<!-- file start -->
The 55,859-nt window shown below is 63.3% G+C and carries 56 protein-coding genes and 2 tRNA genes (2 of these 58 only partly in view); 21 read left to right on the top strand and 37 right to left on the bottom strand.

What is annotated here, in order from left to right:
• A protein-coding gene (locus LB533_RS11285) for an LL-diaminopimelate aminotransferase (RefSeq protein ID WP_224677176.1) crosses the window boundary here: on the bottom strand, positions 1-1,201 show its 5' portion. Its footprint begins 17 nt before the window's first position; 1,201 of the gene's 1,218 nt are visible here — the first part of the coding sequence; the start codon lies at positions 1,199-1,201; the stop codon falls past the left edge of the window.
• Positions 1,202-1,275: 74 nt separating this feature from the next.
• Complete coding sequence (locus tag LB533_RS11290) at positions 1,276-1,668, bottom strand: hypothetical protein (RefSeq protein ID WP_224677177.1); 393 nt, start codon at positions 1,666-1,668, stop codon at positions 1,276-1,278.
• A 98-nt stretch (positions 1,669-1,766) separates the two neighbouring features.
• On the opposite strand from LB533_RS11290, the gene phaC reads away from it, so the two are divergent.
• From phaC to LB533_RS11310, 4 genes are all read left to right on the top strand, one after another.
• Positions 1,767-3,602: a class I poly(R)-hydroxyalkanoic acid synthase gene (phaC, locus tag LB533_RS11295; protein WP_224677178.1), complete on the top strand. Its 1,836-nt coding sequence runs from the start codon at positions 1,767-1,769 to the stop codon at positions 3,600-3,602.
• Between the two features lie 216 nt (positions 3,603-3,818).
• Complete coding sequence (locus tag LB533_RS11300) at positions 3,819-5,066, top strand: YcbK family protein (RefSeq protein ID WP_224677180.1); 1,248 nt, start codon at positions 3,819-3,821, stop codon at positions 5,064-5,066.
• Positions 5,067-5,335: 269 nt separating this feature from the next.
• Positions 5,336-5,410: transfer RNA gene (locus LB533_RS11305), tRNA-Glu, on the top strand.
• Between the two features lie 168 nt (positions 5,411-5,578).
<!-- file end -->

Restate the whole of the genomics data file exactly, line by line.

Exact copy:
The 55,859-nt window shown below is 63.3% G+C and carries 56 protein-coding genes and 2 tRNA genes (2 of these 58 only partly in view); 21 read left to right on the top strand and 37 right to left on the bottom strand.

What is annotated here, in order from left to right:
• A protein-coding gene (locus LB533_RS11285) for an LL-diaminopimelate aminotransferase (RefSeq protein ID WP_224677176.1) crosses the window boundary here: on the bottom strand, positions 1-1,201 show its 5' portion. Its footprint begins 17 nt before the window's first position; 1,201 of the gene's 1,218 nt are visible here — the first part of the coding sequence; the start codon lies at positions 1,199-1,201; the stop codon falls past the left edge of the window.
• Positions 1,202-1,275: 74 nt separating this feature from the next.
• Complete coding sequence (locus tag LB533_RS11290) at positions 1,276-1,668, bottom strand: hypothetical protein (RefSeq protein ID WP_224677177.1); 393 nt, start codon at positions 1,666-1,668, stop codon at positions 1,276-1,278.
• A 98-nt stretch (positions 1,669-1,766) separates the two neighbouring features.
• On the opposite strand from LB533_RS11290, the gene phaC reads away from it, so the two are divergent.
• From phaC to LB533_RS11310, 4 genes are all read left to right on the top strand, one after another.
• Positions 1,767-3,602: a class I poly(R)-hydroxyalkanoic acid synthase gene (phaC, locus tag LB533_RS11295; protein WP_224677178.1), complete on the top strand. Its 1,836-nt coding sequence runs from the start codon at positions 1,767-1,769 to the stop codon at positions 3,600-3,602.
• Between the two features lie 216 nt (positions 3,603-3,818).
• Complete coding sequence (locus tag LB533_RS11300) at positions 3,819-5,066, top strand: YcbK family protein (RefSeq protein ID WP_224677180.1); 1,248 nt, start codon at positions 3,819-3,821, stop codon at positions 5,064-5,066.
• Positions 5,067-5,335: 269 nt separating this feature from the next.
• Positions 5,336-5,410: transfer RNA gene (locus LB533_RS11305), tRNA-Glu, on the top strand.
• Between the two features lie 168 nt (positions 5,411-5,578).